Bernese Mountain History, Health And Care

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Introduction Of Bernese Mountain Dog

The Bernese Mountain Dog, also known in its homeland as the Berner Sennenhund, is one of several mountain dog breeds originating in Switzerland, although it is the only one with a long, silky coat. At times known as the Gelbbacker (“yellow cheeks”), the Vieraugen or Vieraugli (“four-eyes”) or the Durrbachler (a district in Berne), this is an ancient breed, accepted into the American Kennel Club’s Working Group in 1937. The Bernese Mountain Dog is a sturdy, striking, symmetrically marked tri-colored breed that remains strong and agile enough to do the draft and droving work for which it originally was bred. These are watchful, confident, friendly, sensitive and companionable dogs that thrive in cold climates. They make excellent family dogs and form close bonds with their owners. They should be aloof to strangers but never shy and are especially gentle with children.

The male Bernese Mountain Dog should stand 25 to 27 ½ inches at the withers, with bitches being 23 to 26 inches in height. The average Bernie weighs between 80 and 110 pounds (the females are lighter and smaller than the males). These are jet-black, longhaired dogs with rich russet markings on the legs, cheeks, over each eye and on either side of a snowy white chest. White feet and a white tail tip are highly desired.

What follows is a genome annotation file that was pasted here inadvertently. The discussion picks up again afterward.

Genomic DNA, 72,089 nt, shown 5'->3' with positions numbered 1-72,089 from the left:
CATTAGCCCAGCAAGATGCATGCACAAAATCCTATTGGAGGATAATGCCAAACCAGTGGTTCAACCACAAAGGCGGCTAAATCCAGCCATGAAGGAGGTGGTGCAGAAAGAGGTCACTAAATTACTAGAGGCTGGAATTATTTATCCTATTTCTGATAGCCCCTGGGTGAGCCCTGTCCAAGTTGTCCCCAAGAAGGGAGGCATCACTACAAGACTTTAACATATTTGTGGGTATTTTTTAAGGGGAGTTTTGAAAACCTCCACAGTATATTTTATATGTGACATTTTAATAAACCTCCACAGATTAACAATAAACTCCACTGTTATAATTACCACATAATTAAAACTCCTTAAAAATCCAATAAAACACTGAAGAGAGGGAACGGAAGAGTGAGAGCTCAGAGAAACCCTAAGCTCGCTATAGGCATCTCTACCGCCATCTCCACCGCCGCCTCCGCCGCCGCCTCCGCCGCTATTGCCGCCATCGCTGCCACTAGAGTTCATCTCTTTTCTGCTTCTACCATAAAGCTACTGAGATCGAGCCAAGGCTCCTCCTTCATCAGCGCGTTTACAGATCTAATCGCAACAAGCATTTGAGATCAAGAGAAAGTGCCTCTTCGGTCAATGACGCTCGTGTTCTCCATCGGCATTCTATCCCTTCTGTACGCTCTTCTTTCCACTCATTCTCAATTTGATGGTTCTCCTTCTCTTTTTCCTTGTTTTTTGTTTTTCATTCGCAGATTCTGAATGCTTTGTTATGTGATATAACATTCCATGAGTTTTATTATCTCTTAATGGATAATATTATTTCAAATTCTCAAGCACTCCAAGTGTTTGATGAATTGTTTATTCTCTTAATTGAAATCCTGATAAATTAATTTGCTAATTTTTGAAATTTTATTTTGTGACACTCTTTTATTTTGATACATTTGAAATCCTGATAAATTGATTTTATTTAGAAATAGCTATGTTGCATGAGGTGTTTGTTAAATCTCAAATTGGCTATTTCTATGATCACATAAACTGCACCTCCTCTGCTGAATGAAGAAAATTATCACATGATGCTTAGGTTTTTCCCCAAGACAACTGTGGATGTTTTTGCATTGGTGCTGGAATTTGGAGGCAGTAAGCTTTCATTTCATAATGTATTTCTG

Bernese Mountain Dog Breed Quick Facts

Adaptability3/5
Affection Level 4/5
Apartment Friendly 1/5
Barking Tendencies 3/5
Cat Friendly 4/5
Child Friendly 4/5
Dog Friendly4/5
Exercise Need 4/5
Grooming Needs 3/5
Health Issues 3/5
Intelligence 4/5
Playfulness 4/5

Bernese Mountain Dog – Appearance & Grooming

Appearance

Bernese Mountain Dogs are sturdy, strong dogs with compact bodies and deep, wide chests. Their broad heads have a furrow down the middle and their ears are triangular and pendant. Berners eyes are dark and expressive. They have long bushy tails which usually hang low, unless the dog is excited. They have distinctive coats are tricolored, thick and wavy. Females are slightly smaller than males, and you can often tell the sex of the dog by their appearance – males Berners have a distinctly masculine air while females have a softer, more feminine air. Both sexes, however, are extremely strong and powerful.

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Size and Weight

Bernese Mountain Dogs are large, with males standing between 25 and 27.5 inches at the shoulder and females standing between 23 and 26 inches. They weigh between 70 and 115 pounds at maturity.

Coat and Color